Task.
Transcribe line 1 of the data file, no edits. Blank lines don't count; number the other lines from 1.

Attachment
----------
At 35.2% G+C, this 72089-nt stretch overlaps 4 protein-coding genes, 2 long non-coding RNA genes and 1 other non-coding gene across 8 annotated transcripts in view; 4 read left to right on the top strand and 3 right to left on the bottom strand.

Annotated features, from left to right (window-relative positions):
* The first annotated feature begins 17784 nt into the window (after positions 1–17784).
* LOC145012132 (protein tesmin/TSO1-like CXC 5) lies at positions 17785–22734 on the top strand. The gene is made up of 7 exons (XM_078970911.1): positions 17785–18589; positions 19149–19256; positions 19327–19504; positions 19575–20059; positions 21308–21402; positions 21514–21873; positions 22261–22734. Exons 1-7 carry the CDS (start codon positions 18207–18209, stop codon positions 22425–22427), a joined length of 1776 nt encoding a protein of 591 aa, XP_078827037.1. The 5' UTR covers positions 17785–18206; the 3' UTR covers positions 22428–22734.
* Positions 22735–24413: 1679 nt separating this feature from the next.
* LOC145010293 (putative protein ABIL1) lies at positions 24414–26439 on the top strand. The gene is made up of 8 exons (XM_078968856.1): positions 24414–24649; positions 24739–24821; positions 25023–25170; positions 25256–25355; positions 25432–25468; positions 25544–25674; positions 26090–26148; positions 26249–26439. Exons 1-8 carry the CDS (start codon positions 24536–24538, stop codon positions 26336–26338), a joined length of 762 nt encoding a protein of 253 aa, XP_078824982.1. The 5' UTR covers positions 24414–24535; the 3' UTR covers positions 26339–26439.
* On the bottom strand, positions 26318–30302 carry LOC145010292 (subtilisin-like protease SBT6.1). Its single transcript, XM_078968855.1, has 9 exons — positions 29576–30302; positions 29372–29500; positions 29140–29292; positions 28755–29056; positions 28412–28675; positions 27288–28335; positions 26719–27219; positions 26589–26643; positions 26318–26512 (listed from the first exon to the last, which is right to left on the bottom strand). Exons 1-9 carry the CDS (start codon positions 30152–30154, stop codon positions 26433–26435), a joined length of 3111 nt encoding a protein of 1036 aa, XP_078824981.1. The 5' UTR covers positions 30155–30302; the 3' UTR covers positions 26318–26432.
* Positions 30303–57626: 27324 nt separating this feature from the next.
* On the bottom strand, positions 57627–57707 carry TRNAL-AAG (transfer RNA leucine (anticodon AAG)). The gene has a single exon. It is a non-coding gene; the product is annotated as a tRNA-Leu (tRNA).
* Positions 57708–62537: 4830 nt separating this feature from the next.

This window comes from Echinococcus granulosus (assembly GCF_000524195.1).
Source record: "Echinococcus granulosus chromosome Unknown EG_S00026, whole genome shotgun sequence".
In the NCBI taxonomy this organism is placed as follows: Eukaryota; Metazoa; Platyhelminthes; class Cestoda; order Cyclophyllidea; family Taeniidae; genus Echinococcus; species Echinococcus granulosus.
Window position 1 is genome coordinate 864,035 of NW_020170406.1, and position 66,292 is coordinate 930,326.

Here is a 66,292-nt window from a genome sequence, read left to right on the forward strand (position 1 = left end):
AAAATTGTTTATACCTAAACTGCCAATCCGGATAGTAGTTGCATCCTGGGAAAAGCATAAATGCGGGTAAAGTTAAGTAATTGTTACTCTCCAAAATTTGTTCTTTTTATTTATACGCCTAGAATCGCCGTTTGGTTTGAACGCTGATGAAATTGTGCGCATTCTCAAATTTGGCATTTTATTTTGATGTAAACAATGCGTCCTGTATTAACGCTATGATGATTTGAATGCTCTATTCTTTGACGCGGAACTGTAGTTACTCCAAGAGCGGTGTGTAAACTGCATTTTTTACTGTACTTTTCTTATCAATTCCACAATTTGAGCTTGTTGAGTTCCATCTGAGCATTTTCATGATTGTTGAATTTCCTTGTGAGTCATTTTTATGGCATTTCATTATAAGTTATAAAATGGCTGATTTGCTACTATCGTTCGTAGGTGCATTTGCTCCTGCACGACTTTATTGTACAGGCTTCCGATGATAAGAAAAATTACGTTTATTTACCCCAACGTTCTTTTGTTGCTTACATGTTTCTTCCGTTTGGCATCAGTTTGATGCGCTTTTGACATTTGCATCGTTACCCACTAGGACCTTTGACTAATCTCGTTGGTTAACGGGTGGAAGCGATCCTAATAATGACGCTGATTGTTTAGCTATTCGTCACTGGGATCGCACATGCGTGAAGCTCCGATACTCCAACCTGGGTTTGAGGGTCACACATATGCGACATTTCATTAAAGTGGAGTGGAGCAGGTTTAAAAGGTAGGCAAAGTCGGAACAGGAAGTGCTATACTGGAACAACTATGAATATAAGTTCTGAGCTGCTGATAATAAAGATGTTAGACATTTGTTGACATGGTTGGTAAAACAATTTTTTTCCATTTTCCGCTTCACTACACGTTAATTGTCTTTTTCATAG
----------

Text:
At 35.2% G+C, this 72089-nt stretch overlaps 4 protein-coding genes, 2 long non-coding RNA genes and 1 other non-coding gene across 8 annotated transcripts in view; 4 read left to right on the top strand and 3 right to left on the bottom strand.